1. The first parish established by Bp. Kemper in the Diocese of the NW was St. John’s in Crawfordsvillle in 1835. Name the 2nd and 3rd parishes established and years established.
Answer: St. Paul’s New Albany in 1835; St. Paul’s Jeffersonville in 1836.
2. What year did the Diocese of Indiana change its name to the Diocese of Indianapolis?
Answer: 1902
FROM FR. JOHN ALLEN: Sermon from August 29, 2021
Does anyone other than me remember arriving at the dinner table and being stopped by the question “Did you wash your hands before you came in here?” I have to admit that whenever I come across this passage from the Gospel of Mark that we heard today, I hear that question surfacing from deep in my head. “Did you wash your hands?
This may seem to be similar to the question that the Pharisees asked Jesus about his disciples’ hands that we just heard. There is, however, a marked difference. I always felt that my mother was truly concerned for my health. On the other hand. it appears to me that the Pharisees were playing the “got you game”. I also feel that they were doing this in order to distract the people from the ministry that Jesus was actually engaged in. Distraction is a very common tool in misdirecting a people for your own gain.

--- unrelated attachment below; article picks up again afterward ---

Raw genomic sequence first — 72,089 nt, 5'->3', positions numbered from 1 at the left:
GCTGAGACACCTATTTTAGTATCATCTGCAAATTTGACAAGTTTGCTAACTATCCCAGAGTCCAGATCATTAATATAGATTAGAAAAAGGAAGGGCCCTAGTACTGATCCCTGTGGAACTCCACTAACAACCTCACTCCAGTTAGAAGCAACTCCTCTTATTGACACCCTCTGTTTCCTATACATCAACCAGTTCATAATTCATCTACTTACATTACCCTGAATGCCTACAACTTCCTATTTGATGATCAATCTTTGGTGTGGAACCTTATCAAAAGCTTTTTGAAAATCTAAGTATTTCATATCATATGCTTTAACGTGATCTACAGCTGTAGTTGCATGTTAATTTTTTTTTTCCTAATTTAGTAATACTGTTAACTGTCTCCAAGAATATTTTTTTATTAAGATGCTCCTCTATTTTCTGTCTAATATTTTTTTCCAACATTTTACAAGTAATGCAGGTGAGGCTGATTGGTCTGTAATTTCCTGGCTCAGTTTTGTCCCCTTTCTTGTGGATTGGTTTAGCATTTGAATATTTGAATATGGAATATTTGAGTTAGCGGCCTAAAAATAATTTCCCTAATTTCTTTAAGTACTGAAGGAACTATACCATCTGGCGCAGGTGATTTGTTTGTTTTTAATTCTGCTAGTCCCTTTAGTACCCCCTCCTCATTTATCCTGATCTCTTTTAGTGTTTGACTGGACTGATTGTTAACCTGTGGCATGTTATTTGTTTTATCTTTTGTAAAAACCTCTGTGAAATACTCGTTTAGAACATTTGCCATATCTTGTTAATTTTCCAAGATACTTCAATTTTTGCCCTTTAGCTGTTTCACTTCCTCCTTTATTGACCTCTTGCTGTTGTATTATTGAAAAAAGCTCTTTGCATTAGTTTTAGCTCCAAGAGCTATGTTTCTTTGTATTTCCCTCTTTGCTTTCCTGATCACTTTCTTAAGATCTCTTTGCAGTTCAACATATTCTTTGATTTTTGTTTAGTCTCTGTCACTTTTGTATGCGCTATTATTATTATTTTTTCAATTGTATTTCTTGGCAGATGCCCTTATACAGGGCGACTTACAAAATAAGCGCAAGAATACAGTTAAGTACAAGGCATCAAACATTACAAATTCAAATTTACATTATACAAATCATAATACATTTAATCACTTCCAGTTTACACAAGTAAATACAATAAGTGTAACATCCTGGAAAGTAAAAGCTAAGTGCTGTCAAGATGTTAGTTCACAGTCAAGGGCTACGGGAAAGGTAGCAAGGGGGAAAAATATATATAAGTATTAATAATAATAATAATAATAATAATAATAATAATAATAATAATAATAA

As I have shared before I had an uncle who was a magician. Sometimes called an illusionist. The cards, the coins, the persons and above all the elephants that appear to disappear, really don’t. It is an illusion. This is generally accomplished by causing the viewer to believe something that they are told so that they are distracted from the true action. A typical action is for the illusionist to hold one hand up which we are told is holding a coin. We are then told to watch it carefully. Which for the most part we dutifully do.